Delbert Burkett Paper
- Dear List:
There had been some interest a while ago on the paper which Delbert
Burkett was planning on giving at the Southeastern Regional SBL
meeting in Chapel Hill, entitled "Conclusive Evidence Against Markan
Having just attended, I thought I would give a quick update.
Delbert's paper was well argued, and indeed stuck close to the title.
He argued that there is substantial evidence against Markan
priority, mainly in the following areas:
1. Mark's use of "polus", which is not replicated at all in the
other synoptics (Mark uses polla 9X, alloi polloi 3x, toiauto polla
2x, and polus in the Jairus daughter episode 7X. He asks- how likely
is it if Mark is 1st that Mt and Lk never use this word, which is
perfectly good greek?
2. Luke's use of "circular" language:
peri in local sense
of these, Luke alone uses some, 2X (vs. 13X in Mk), never in Mt.
Again, why would Luke and Matthew so studiously avoid this?
3. Markan theme of Jesus' desire for Privacy
4. Markan theme of teaching, didaskein and didaxh, very frequently
not picked up in Luke and Matt, even where it would seem to make
5. Then followed an extensive discussion of evidence that Mark was
conflating information in Luke and Matt.
- dual temporal and local expressions (e.g. the famous Mk 1:32 and
parr. passage, " when it was evening, when the sun was setting" in
which both parts are found differently in others.
He ultimately argued that the possibility of Mt and Luke differently
picking up two expressions can be expressed as a probability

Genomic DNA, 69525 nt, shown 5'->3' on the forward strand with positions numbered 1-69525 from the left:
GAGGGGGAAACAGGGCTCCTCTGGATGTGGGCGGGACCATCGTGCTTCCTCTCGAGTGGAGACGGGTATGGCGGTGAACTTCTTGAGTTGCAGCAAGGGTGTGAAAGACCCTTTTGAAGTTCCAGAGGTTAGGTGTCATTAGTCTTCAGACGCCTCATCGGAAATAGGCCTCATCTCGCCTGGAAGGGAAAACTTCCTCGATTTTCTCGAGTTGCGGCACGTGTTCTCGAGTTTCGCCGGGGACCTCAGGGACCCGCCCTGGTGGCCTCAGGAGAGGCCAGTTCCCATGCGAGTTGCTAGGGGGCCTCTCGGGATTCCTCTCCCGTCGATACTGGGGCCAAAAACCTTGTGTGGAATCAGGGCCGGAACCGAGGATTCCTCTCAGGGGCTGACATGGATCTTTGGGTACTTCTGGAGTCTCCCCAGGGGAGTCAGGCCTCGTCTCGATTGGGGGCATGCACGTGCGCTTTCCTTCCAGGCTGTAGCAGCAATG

function, and he calculated the odds against so many passages each
having this possibility to be very high (I don't remember the figure
-- one in a thousand perhaps).
At the end, he expressed equally disagreement with the Griesbach
hypothesis. He argued ultimately that the closest theory to fit what
he is thinking is the Rolland theory (which none of us had heard of
a Proto gospel gives rise to Revision A and Revision B.
Mark uses both Revision A and Revision B, conflating them to produce
Mt uses Revision A, plus Q & M for Matthew.
Lk uses Revision B, plus Q and L for Luke.
voila. Nice and complex -- kind of like Boismard.
I spoke with Delbert, and he will be posting the paper on his web
site soon for a closer reading.
Your handy scribe,
Mark A. Matson, Ph.D.
Asst. Director, Sanford Institute of Public Policy
Adjunct Professor of New Testament
Durham, NC 27713
- Jeff Peterson wrote:
>Any previously articulated narratives about Jesus that Mark retained inStephen Carlson commented -
>his Gospel are retained as expressing something Mark cared to express.
>I would agree with this, if the notion that the evangelists were authors
>(as implied by their converting disconnected notes into a narrative) means
>anything at all.
I would agree with both of you on this particular statement.
Please see my reply to Jeff.
E-MAIL : brian@... homepage -
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